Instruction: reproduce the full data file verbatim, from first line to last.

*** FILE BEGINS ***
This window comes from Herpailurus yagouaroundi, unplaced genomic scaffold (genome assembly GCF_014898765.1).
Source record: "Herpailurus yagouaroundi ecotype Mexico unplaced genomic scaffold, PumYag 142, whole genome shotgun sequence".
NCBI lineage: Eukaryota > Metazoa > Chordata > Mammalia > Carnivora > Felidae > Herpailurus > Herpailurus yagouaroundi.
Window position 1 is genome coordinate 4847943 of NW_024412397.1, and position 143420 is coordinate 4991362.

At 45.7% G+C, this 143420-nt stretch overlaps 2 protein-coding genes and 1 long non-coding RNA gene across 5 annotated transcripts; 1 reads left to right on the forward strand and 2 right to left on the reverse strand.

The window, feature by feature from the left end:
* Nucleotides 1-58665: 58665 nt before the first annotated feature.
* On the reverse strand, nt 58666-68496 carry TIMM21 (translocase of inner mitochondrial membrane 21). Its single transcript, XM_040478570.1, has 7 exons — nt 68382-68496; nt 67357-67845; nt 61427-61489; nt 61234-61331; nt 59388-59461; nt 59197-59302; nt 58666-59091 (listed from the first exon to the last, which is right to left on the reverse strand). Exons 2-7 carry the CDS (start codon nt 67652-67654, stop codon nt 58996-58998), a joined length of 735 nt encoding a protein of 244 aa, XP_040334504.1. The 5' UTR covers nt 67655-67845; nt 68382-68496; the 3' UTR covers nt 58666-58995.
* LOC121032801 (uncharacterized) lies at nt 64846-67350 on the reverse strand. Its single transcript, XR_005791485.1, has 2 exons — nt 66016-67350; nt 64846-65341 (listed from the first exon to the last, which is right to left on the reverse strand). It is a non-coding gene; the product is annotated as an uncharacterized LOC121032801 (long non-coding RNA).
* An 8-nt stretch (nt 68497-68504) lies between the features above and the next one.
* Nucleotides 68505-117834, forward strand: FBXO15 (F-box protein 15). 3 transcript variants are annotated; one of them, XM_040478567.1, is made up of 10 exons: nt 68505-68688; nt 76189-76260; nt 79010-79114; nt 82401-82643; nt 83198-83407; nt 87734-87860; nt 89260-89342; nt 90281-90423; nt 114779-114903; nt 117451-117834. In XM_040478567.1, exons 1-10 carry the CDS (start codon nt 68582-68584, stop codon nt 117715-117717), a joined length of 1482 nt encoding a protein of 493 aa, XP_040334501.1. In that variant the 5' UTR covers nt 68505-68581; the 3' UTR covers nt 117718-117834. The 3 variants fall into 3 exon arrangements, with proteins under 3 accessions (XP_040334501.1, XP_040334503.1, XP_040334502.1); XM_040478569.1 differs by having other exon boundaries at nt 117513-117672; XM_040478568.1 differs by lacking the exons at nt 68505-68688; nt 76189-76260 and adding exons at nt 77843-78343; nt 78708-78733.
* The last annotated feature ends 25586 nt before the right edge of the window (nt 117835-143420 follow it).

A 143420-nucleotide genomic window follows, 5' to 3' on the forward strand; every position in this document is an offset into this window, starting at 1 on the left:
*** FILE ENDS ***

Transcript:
This window comes from Herpailurus yagouaroundi, unplaced genomic scaffold (genome assembly GCF_014898765.1).
Source record: "Herpailurus yagouaroundi ecotype Mexico unplaced genomic scaffold, PumYag 142, whole genome shotgun sequence".
NCBI lineage: Eukaryota > Metazoa > Chordata > Mammalia > Carnivora > Felidae > Herpailurus > Herpailurus yagouaroundi.
Window position 1 is genome coordinate 4847943 of NW_024412397.1, and position 143420 is coordinate 4991362.

At 45.7% G+C, this 143420-nt stretch overlaps 2 protein-coding genes and 1 long non-coding RNA gene across 5 annotated transcripts; 1 reads left to right on the forward strand and 2 right to left on the reverse strand.

The window, feature by feature from the left end:
* Nucleotides 1-58665: 58665 nt before the first annotated feature.
* On the reverse strand, nt 58666-68496 carry TIMM21 (translocase of inner mitochondrial membrane 21). Its single transcript, XM_040478570.1, has 7 exons — nt 68382-68496; nt 67357-67845; nt 61427-61489; nt 61234-61331; nt 59388-59461; nt 59197-59302; nt 58666-59091 (listed from the first exon to the last, which is right to left on the reverse strand). Exons 2-7 carry the CDS (start codon nt 67652-67654, stop codon nt 58996-58998), a joined length of 735 nt encoding a protein of 244 aa, XP_040334504.1. The 5' UTR covers nt 67655-67845; nt 68382-68496; the 3' UTR covers nt 58666-58995.
* LOC121032801 (uncharacterized) lies at nt 64846-67350 on the reverse strand. Its single transcript, XR_005791485.1, has 2 exons — nt 66016-67350; nt 64846-65341 (listed from the first exon to the last, which is right to left on the reverse strand). It is a non-coding gene; the product is annotated as an uncharacterized LOC121032801 (long non-coding RNA).
* An 8-nt stretch (nt 68497-68504) lies between the features above and the next one.
* Nucleotides 68505-117834, forward strand: FBXO15 (F-box protein 15). 3 transcript variants are annotated; one of them, XM_040478567.1, is made up of 10 exons: nt 68505-68688; nt 76189-76260; nt 79010-79114; nt 82401-82643; nt 83198-83407; nt 87734-87860; nt 89260-89342; nt 90281-90423; nt 114779-114903; nt 117451-117834. In XM_040478567.1, exons 1-10 carry the CDS (start codon nt 68582-68584, stop codon nt 117715-117717), a joined length of 1482 nt encoding a protein of 493 aa, XP_040334501.1. In that variant the 5' UTR covers nt 68505-68581; the 3' UTR covers nt 117718-117834. The 3 variants fall into 3 exon arrangements, with proteins under 3 accessions (XP_040334501.1, XP_040334503.1, XP_040334502.1); XM_040478569.1 differs by having other exon boundaries at nt 117513-117672; XM_040478568.1 differs by lacking the exons at nt 68505-68688; nt 76189-76260 and adding exons at nt 77843-78343; nt 78708-78733.
* The last annotated feature ends 25586 nt before the right edge of the window (nt 117835-143420 follow it).

A 143420-nucleotide genomic window follows, 5' to 3' on the forward strand; every position in this document is an offset into this window, starting at 1 on the left: